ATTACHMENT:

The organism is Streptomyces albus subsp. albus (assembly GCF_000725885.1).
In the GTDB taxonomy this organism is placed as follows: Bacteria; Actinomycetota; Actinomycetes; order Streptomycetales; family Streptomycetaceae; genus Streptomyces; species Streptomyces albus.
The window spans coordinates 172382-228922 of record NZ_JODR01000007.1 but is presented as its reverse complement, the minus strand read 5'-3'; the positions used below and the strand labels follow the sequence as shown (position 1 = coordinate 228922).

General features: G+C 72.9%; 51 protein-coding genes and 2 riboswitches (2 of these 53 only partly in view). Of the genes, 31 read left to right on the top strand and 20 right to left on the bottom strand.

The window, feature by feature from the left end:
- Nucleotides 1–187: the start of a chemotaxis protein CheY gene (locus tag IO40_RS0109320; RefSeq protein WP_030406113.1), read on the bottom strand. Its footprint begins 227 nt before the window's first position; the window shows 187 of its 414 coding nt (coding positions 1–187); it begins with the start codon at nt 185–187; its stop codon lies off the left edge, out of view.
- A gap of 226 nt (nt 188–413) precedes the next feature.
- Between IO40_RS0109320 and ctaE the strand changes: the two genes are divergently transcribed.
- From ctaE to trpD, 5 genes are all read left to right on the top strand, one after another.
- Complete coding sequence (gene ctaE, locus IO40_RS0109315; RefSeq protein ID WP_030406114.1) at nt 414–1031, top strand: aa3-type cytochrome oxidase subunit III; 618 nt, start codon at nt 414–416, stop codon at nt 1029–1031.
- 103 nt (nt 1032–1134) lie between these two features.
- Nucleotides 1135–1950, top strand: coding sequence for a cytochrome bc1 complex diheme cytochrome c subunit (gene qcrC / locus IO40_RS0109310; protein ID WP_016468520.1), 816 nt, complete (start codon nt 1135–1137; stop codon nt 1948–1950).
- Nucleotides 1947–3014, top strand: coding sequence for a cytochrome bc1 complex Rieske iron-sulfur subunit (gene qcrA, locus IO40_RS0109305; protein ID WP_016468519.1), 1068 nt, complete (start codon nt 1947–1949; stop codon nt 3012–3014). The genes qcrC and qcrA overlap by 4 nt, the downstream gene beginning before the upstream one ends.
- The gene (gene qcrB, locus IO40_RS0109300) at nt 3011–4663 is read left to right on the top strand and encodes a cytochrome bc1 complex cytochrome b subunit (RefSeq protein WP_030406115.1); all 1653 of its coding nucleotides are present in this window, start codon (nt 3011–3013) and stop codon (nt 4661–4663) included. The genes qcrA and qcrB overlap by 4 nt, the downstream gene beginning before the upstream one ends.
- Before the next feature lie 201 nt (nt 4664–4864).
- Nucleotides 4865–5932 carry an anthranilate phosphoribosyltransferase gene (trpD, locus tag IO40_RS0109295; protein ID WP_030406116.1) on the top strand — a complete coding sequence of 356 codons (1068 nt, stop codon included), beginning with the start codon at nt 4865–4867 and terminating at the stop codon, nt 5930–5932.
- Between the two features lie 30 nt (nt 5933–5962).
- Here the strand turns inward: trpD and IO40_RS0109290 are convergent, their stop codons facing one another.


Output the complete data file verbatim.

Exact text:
The organism is Streptomyces albus subsp. albus (assembly GCF_000725885.1).
In the GTDB taxonomy this organism is placed as follows: Bacteria; Actinomycetota; Actinomycetes; order Streptomycetales; family Streptomycetaceae; genus Streptomyces; species Streptomyces albus.
The window spans coordinates 172382-228922 of record NZ_JODR01000007.1 but is presented as its reverse complement, the minus strand read 5'-3'; the positions used below and the strand labels follow the sequence as shown (position 1 = coordinate 228922).

General features: G+C 72.9%; 51 protein-coding genes and 2 riboswitches (2 of these 53 only partly in view). Of the genes, 31 read left to right on the top strand and 20 right to left on the bottom strand.

The window, feature by feature from the left end:
- Nucleotides 1–187: the start of a chemotaxis protein CheY gene (locus tag IO40_RS0109320; RefSeq protein WP_030406113.1), read on the bottom strand. Its footprint begins 227 nt before the window's first position; the window shows 187 of its 414 coding nt (coding positions 1–187); it begins with the start codon at nt 185–187; its stop codon lies off the left edge, out of view.
- A gap of 226 nt (nt 188–413) precedes the next feature.
- Between IO40_RS0109320 and ctaE the strand changes: the two genes are divergently transcribed.
- From ctaE to trpD, 5 genes are all read left to right on the top strand, one after another.
- Complete coding sequence (gene ctaE, locus IO40_RS0109315; RefSeq protein ID WP_030406114.1) at nt 414–1031, top strand: aa3-type cytochrome oxidase subunit III; 618 nt, start codon at nt 414–416, stop codon at nt 1029–1031.
- 103 nt (nt 1032–1134) lie between these two features.
- Nucleotides 1135–1950, top strand: coding sequence for a cytochrome bc1 complex diheme cytochrome c subunit (gene qcrC / locus IO40_RS0109310; protein ID WP_016468520.1), 816 nt, complete (start codon nt 1135–1137; stop codon nt 1948–1950).
- Nucleotides 1947–3014, top strand: coding sequence for a cytochrome bc1 complex Rieske iron-sulfur subunit (gene qcrA, locus IO40_RS0109305; protein ID WP_016468519.1), 1068 nt, complete (start codon nt 1947–1949; stop codon nt 3012–3014). The genes qcrC and qcrA overlap by 4 nt, the downstream gene beginning before the upstream one ends.
- The gene (gene qcrB, locus IO40_RS0109300) at nt 3011–4663 is read left to right on the top strand and encodes a cytochrome bc1 complex cytochrome b subunit (RefSeq protein WP_030406115.1); all 1653 of its coding nucleotides are present in this window, start codon (nt 3011–3013) and stop codon (nt 4661–4663) included. The genes qcrA and qcrB overlap by 4 nt, the downstream gene beginning before the upstream one ends.
- Before the next feature lie 201 nt (nt 4664–4864).
- Nucleotides 4865–5932 carry an anthranilate phosphoribosyltransferase gene (trpD, locus tag IO40_RS0109295; protein ID WP_030406116.1) on the top strand — a complete coding sequence of 356 codons (1068 nt, stop codon included), beginning with the start codon at nt 4865–4867 and terminating at the stop codon, nt 5930–5932.
- Between the two features lie 30 nt (nt 5933–5962).
- Here the strand turns inward: trpD and IO40_RS0109290 are convergent, their stop codons facing one another.